All the Republicans have done is to shift the definitions of what it means to be a “liberal” or “conservative”. But realigning the political labels will do nothing to actually push a conservative agenda. You can convince someone that they should call themselves “conservative”, but that doesn’t mean they’ll support conservative ideology. They may support Bush, but they don’t want to give up their Social Security or other government programs. And the Bush PR Department knows this better than anyone.

What success means for conservatives is entirely dependent on what they intend to achieve. If they are simply trying to gain office and tinker with a few policies while stopping liberals from making more policies, they have already succeeded and will continue to do so. But the idea that these superficial adaptations can do anything to actually convert America into rabid conservatives is insane. It cannot work. Especially as conservatives can only win office by pretending to support liberal ideas. And with this push to kill Social Security, it looks like Bush is going to be learning this lesson soon.

Moral: The only way conservatives can gain power is by attacking liberals, but not by attacking liberal ideas. And that makes it impossible for them to actually enforce a conservative agenda. The more they undo liberal policies, the less protection they’ll have against the Americans they’ve been fooling.

Thursday, January 20, 2005

Prescription: Fuk Em All!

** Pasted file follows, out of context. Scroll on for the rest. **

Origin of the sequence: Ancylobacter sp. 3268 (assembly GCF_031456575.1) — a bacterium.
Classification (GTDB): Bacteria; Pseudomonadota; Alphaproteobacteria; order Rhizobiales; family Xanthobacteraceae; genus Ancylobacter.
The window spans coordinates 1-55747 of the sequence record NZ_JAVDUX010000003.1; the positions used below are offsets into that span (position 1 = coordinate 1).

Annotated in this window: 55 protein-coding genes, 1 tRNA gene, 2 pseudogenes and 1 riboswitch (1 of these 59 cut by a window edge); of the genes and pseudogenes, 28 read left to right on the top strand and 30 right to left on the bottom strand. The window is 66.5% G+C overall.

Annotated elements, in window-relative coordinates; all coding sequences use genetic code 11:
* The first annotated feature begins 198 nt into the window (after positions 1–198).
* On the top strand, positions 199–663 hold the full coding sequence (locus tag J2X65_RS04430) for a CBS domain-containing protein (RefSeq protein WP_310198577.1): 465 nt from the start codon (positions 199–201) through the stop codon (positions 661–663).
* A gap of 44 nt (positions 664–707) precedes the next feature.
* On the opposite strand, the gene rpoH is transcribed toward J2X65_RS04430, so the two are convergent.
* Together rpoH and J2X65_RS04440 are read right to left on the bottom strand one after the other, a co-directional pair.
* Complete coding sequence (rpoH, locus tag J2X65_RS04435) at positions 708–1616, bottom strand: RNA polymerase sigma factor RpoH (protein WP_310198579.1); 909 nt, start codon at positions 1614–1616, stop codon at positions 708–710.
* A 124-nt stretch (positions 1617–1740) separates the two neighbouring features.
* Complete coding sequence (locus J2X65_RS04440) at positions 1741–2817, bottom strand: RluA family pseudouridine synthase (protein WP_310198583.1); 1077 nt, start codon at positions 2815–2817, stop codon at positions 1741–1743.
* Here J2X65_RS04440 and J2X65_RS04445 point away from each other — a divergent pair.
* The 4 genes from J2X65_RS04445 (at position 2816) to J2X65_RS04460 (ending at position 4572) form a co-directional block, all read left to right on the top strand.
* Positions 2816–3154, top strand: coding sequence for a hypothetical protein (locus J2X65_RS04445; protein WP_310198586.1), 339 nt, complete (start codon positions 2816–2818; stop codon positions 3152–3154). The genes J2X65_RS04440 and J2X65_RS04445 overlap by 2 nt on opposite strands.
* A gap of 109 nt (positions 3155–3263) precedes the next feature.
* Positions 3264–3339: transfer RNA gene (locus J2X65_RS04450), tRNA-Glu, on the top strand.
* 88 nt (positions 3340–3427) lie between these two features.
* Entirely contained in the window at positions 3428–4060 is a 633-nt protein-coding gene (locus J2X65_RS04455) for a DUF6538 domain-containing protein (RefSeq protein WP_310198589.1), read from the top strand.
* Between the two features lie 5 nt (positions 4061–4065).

What a trip! In response to a short response from blogger Eric on BBrain's very own post, regarding the tendency of liberals to explain everything, the Doctor was most certainly in:

I'm not a lawyer, but I always feel the need to defend myself, explain myself, and set the record straight about everything. Not only that, but I always feel that when I write anything, I have to respond to rebuttals that haven't even been made yet. And I feel that if I can't explain/defend myself adequately that I must not understand the issue well enough. I think that's what makes us liberal; that we're willing to understand ourselves and others, while wishing for them to understand us. That's just natural to any thinking person. But that is a tendency that we must fight against when dealing with right-wingers.

That's how the Republicans keep beating us. They're leading us by the nose by taunting us with crazy stuff and keep us second-guessing ourselves and running on with one endless explanation after another. And I find their non-reponses to be maddening and idiotic. I'll make a valid point against Bush, and they respond with idiotic mockery. I hate that, and am loathe to use such tactics. But it's utterly necessary.

We want to explain ourselves and they don't give a shit. We go for nuance, and they mock nuance. I'm not at all suggesting that we always keep to such immature tactics, especially as we debate amongst ourselves. But some things never need to be explained or defended against, even amongst ourselves. Lefties, righties, moderates, and the apathetic in-between know that liberals aren't racist. Even Bush knows it, and he's an idiot. It's such bullshit that every second we waste on it is another second that they laugh at us. Bush wasn't accusing us of anything, he was distracting America and mocking us. We call him a dummy, but he seems to understand how to manipulate us better than we know how to stop it.

Again, I understand the need to explain everything (as evidenced by this long post), but it's something that we should firmly fight against. If Rumsfeld can dismiss rampant looting with mockery, we should at least learn to use it when they throw fake attacks at us.